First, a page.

In a city with a penchant for the automobile and interstate, Metro officials are giving Nashvillians a crash course on something alien: mass transit — in this case, Mayor Karl Dean’s plan for bus rapid transit along an eight-mile stretch from West End Avenue to downtown Broadway, and across the Cumberland River to East Nashville.
“It’s a subway on wheels,” Jim McAteer, director of planning and grants at Metro Transit Authority, told curious spectators gathered at the downtown library last week for one of four well-attended forums designed to introduce the proposed “east-west connector.”
The vision, one of “fast, frequent service,” is modeled on systems in Eugene, Ore., Cleveland, Ohio, and elsewhere. Transit officials are eyeing a 2015 opening — one last ribbon-cutting before Dean’s second term expires. “A very expedited schedule,” one official called the process.
If all goes as planned, Nashvillians one day will be able to make their way to permanent wait stations — described as “iconic” in design — along the heavily trafficked corridor, which is home to 25,000 residents and 170,000 jobs. From there, they will take out smart cards to pay to ride buses that resemble streetcars minus rail underneath: Wide doors open from both sides of the vehicles; passengers enjoy level boarding from the sidewalk; and ample room inside the buses allow passengers to store their bikes.
With buses stopping every 10 minutes, waits should be minimal — and relatively pleasant after the surrounding streetscape is upgraded. Buses will occupy two dedicated lanes of traffic, one in each direction, likely in a middle median along West End-Broadway. The key to BRT’s speed is its coordination with traffic signals: BRT has priority. As cars line up bumper to bumper during rush hour, these buses will whiz through green lights, making for trips that are 25 percent faster.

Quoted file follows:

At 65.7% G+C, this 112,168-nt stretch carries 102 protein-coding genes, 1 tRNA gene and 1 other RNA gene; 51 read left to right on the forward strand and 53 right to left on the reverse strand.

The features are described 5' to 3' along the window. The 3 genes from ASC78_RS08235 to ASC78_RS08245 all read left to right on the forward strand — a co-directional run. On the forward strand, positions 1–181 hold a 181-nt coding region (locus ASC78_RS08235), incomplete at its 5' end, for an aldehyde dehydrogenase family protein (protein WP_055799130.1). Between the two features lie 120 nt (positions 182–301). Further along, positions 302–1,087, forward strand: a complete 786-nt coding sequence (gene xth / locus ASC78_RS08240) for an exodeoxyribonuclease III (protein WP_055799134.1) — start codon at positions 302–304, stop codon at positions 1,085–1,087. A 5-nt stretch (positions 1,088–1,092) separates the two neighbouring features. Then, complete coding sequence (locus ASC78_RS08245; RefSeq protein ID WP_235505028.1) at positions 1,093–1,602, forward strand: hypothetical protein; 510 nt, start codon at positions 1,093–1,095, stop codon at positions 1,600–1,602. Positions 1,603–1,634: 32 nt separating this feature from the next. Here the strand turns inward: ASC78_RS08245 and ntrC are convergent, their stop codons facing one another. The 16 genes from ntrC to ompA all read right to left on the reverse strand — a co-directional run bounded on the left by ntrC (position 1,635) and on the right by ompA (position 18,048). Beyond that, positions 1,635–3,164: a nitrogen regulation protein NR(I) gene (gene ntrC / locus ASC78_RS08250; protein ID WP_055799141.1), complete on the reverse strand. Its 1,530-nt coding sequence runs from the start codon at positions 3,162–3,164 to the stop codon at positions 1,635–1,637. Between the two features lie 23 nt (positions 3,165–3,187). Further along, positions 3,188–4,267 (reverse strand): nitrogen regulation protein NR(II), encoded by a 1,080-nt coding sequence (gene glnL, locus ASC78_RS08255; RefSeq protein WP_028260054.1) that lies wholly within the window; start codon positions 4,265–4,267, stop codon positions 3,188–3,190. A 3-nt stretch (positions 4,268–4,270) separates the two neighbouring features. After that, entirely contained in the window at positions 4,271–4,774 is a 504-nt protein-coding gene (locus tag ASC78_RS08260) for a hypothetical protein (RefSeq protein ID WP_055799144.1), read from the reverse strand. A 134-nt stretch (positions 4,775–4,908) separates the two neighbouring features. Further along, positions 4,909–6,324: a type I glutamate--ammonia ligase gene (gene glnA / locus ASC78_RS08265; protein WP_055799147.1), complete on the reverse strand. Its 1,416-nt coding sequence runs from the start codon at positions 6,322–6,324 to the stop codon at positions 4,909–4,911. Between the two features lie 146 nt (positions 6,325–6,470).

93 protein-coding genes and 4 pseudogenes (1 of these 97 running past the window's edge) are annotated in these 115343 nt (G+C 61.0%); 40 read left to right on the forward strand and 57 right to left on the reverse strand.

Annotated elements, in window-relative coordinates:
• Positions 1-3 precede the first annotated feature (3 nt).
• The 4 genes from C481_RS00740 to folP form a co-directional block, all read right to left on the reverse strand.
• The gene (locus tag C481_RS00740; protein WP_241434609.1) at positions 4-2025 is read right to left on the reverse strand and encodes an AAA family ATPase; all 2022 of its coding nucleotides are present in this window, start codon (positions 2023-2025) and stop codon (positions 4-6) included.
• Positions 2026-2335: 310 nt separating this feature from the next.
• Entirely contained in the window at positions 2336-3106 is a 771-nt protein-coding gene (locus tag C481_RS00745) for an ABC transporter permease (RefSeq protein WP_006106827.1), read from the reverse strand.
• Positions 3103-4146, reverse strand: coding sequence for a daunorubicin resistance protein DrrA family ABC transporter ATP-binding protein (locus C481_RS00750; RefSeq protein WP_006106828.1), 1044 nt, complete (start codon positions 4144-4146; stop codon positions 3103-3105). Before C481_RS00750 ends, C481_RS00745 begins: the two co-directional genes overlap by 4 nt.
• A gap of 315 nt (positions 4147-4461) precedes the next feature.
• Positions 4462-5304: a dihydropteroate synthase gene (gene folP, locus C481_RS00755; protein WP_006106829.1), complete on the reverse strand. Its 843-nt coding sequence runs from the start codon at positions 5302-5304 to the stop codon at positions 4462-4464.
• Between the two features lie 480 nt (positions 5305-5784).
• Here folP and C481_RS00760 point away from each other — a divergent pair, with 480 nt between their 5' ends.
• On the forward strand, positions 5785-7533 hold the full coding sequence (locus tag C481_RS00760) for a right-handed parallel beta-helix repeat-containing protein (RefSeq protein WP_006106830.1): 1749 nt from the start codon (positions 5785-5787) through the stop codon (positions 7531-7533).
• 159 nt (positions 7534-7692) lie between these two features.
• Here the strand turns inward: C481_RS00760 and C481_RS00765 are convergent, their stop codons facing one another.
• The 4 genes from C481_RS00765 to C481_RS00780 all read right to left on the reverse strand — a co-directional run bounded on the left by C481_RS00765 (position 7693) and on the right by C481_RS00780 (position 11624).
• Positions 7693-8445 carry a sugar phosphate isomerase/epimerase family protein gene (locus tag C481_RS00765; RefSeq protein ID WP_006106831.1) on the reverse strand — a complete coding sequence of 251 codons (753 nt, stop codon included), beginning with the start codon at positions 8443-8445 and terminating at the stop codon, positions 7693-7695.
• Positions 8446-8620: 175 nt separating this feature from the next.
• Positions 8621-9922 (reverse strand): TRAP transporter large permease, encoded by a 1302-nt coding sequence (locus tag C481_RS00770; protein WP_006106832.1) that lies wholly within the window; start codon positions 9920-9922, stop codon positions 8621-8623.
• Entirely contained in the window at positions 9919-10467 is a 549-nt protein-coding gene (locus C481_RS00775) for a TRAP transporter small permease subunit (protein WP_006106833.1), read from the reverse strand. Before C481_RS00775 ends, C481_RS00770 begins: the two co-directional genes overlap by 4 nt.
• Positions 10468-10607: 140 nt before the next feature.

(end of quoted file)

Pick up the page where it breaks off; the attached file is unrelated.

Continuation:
Ed Cole, executive director of the Transit Alliance of Middle Tennessee, described a hypothetical East Nashville resident who works at Vanderbilt University. To begin her day, this transit pioneer walks to the Five Points station. She travels west via BRT to the Eighth Avenue and Broadway station, visits the library and lunches downtown. Eyeing a 4 p.m. meeting at Vanderbilt, she takes the east-west connector there with time to spare.
“Then it’s a one-seat ride all the way back to East Nashville, and then you’re home, and you go to bed,” Cole said. “That’s the kind of experience that this system will allow.”
Make no mistake: The BRT sales pitch has already begun. This month’s forums were just as promotional as informative. After years of growth, transit officials say the time has come for Nashville to join the likes of Austin, Texas, and Charlotte, N.C.
“They’re very far ahead of us in terms of transit,” McAteer said of Nashville’s sister cities, delivering a PowerPoint presentation to a packed library auditorium. He proclaimed economic development and quality-of-life benefits of transit. Officials like him expect Nashville’s BRT ridership to exceed 4,500 weekly trips in year one, 1.35 million overall during those 12 months.